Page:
Over the past few years, mobile bar carts have become popular in outdoor weddings and parties around the country, and the Capital Region is no exception.
“Two years ago, I was on Instagram and saw examples in Nashville and California, and said, ‘We need one of those in Baton Rouge,’” says entrepreneur Shauna Allison, who created SIP, A Traveling Tap. “I didn’t want to wait for the trend to come to us, so I decided to do one myself.”
Allison, who also owns the pet grooming and boarding business Smooch my Pooch in Central, wanted a vintage-looking trailer that could be rented out for parties. Her business partner on the project, Jake Buhler, restored and converted a 1967 Fleetwing travel trailer into a mobile bar car. It’s outfitted with taps that are connected to kegs tucked out of sight inside. Clients choose three different drinks to serve, and Allison assembles the beverages for them. She sets up the cart and party guests can use the taps throughout the event at their leisure.
Typical selections might include red, white or rosé wines, and a cocktail, such as a classic (not frozen) margarita, Allison says. Champagne or sparkling wine is also a popular option since the cart is usually rented for weddings or celebratory events.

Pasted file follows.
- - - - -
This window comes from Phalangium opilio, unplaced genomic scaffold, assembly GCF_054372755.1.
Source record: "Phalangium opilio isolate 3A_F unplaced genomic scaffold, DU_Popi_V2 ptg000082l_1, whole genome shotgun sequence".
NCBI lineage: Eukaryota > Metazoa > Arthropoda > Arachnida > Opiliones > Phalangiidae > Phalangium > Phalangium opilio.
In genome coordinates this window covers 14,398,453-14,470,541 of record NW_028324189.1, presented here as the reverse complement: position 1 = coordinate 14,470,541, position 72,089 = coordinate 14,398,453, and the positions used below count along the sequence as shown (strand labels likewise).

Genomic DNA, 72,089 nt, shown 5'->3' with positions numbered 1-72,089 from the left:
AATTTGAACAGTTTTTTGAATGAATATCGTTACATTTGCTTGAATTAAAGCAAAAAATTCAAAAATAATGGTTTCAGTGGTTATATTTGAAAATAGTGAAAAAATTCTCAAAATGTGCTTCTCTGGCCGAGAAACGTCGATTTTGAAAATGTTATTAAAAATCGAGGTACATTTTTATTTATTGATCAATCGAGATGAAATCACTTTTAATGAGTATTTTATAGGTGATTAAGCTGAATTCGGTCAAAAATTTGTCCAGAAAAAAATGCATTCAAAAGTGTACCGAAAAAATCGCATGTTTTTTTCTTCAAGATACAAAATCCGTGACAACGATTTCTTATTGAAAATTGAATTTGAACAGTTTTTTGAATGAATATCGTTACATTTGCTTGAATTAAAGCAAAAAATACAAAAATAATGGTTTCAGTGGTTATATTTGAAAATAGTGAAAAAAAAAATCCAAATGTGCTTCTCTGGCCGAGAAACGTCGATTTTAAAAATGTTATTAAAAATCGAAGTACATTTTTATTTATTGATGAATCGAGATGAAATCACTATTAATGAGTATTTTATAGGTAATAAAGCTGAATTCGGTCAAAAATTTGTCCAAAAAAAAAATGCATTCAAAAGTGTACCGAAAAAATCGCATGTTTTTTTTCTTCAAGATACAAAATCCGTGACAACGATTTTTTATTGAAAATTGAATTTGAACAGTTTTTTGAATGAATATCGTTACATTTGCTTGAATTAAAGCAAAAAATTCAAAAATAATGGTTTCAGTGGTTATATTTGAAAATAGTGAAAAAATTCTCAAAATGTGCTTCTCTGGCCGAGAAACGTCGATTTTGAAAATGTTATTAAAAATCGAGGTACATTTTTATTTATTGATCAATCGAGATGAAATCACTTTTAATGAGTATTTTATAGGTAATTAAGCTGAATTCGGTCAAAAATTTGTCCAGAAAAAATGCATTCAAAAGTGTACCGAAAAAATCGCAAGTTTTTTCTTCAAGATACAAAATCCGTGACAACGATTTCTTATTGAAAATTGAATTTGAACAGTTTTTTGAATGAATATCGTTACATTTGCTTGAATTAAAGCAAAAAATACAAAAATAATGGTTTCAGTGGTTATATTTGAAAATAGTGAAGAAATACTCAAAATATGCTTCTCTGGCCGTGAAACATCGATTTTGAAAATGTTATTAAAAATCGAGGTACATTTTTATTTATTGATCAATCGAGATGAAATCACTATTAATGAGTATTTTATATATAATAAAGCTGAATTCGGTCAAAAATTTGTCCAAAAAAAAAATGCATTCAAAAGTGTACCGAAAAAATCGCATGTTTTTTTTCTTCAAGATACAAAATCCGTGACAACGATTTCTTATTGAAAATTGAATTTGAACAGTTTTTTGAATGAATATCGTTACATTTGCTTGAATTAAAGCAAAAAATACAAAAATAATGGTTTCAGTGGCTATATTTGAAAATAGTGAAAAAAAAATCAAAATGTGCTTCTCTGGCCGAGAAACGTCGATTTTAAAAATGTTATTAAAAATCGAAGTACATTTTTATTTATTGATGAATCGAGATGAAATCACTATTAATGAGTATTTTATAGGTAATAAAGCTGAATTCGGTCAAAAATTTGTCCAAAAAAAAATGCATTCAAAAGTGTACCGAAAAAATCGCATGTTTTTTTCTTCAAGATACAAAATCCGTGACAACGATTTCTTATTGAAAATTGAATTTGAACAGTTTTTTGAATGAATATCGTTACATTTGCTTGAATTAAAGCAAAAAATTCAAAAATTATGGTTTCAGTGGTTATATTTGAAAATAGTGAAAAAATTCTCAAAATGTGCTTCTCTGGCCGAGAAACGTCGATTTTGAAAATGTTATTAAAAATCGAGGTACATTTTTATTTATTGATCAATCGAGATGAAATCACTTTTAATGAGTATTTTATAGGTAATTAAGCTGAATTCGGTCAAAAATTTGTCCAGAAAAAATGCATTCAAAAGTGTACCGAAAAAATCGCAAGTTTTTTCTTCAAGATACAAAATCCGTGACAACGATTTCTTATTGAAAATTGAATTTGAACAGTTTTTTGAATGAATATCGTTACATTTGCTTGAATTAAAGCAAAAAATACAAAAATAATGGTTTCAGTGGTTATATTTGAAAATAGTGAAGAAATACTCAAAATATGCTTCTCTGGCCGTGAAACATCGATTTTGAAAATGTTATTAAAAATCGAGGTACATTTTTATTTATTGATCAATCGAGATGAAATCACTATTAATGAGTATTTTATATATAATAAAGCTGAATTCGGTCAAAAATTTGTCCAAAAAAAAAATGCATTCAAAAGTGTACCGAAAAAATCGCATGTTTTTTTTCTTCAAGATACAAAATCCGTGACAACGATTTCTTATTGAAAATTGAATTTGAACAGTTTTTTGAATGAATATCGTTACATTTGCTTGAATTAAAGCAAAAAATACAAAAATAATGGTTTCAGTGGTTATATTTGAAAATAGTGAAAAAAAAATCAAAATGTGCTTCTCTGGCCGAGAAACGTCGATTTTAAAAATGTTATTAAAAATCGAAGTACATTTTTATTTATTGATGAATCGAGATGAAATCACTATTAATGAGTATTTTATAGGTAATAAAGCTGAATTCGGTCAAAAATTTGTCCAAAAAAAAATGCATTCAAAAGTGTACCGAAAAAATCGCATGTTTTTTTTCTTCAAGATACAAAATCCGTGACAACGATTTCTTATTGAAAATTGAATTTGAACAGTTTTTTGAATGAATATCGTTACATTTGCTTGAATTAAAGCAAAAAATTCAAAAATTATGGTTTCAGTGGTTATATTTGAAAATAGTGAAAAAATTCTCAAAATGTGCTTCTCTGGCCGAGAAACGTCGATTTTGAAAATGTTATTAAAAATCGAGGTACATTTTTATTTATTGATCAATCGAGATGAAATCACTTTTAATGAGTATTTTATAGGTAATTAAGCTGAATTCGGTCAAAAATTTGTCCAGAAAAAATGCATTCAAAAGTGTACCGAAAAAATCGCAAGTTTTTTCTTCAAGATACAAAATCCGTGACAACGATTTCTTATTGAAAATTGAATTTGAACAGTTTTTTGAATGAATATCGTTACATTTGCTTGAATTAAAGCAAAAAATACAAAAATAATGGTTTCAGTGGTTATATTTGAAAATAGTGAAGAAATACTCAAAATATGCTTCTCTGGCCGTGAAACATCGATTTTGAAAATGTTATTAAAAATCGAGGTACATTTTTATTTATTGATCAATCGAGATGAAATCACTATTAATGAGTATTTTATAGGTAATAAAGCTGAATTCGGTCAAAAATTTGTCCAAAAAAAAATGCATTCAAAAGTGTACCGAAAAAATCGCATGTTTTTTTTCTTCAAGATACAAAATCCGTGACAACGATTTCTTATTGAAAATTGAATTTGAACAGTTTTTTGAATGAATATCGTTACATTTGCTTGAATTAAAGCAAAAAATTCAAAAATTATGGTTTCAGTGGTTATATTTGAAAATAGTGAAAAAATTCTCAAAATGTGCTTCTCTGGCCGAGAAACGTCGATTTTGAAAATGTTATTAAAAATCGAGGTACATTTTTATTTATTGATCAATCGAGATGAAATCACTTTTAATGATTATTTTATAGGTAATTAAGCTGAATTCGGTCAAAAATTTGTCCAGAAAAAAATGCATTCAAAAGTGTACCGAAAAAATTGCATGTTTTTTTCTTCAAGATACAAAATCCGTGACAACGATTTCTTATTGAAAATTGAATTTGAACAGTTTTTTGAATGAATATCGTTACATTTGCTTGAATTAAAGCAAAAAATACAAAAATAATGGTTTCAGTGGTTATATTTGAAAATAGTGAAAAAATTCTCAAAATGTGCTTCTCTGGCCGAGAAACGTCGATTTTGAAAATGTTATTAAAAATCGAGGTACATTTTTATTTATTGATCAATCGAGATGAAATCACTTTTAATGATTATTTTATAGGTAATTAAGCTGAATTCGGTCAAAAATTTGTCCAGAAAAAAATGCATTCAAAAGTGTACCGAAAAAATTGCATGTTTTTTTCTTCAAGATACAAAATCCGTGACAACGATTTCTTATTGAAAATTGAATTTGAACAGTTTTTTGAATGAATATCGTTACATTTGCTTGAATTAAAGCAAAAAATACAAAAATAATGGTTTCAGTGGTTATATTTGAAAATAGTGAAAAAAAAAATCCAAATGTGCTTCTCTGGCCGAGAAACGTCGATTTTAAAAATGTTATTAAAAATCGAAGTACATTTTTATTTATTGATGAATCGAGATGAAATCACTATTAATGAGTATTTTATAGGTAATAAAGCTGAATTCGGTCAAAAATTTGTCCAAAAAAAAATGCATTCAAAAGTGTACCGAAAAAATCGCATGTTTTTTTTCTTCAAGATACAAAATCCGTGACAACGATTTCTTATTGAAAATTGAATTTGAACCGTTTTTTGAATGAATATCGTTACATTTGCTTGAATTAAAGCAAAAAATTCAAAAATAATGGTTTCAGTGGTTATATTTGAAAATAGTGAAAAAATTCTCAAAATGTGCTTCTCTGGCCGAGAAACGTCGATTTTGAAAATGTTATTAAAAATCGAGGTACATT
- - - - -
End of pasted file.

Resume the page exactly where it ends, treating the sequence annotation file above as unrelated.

“It’s really a fun concept because the cart makes a great focal point for the party,” Allison says.
Also in Greater Baton Rouge is Sweetbay Botanical Company, a bar and beverage cart that doubles as a flower wagon.
It was launched by Molly McWhorter, a marketing professional who also has a retail florist license. McWhorter taught flower arranging classes with cocktails through her previous business Bubbles and Blooms, and she liked the idea of combining the two interests on a mobile cart. Flowers add to the cart’s aesthetics and they provide a theme for her cocktail style. She makes simple syrup infusions, called Botanical Bombs, which party guests can add to their drinks. Flavors include lemon rose, lime mint and pineapple lavender. “I really try to keep everything eco-friendly, and stick with local and organic as much as possible,” McWhorter says.
McWhorter just began renting her cart this year, a custom-made trailer nicknamed Maggie for the sweetbay magnolia tree, for which the company is named. It includes four taps and is decorated with changing designs of plants and flowers.
McWhorter also holds flower pop-ups from her trailer, including one selling fresh peonies at the Hope Shop later this month. For more information, visit Sweetbay Botanical.
This story was first featured in 225 magazine.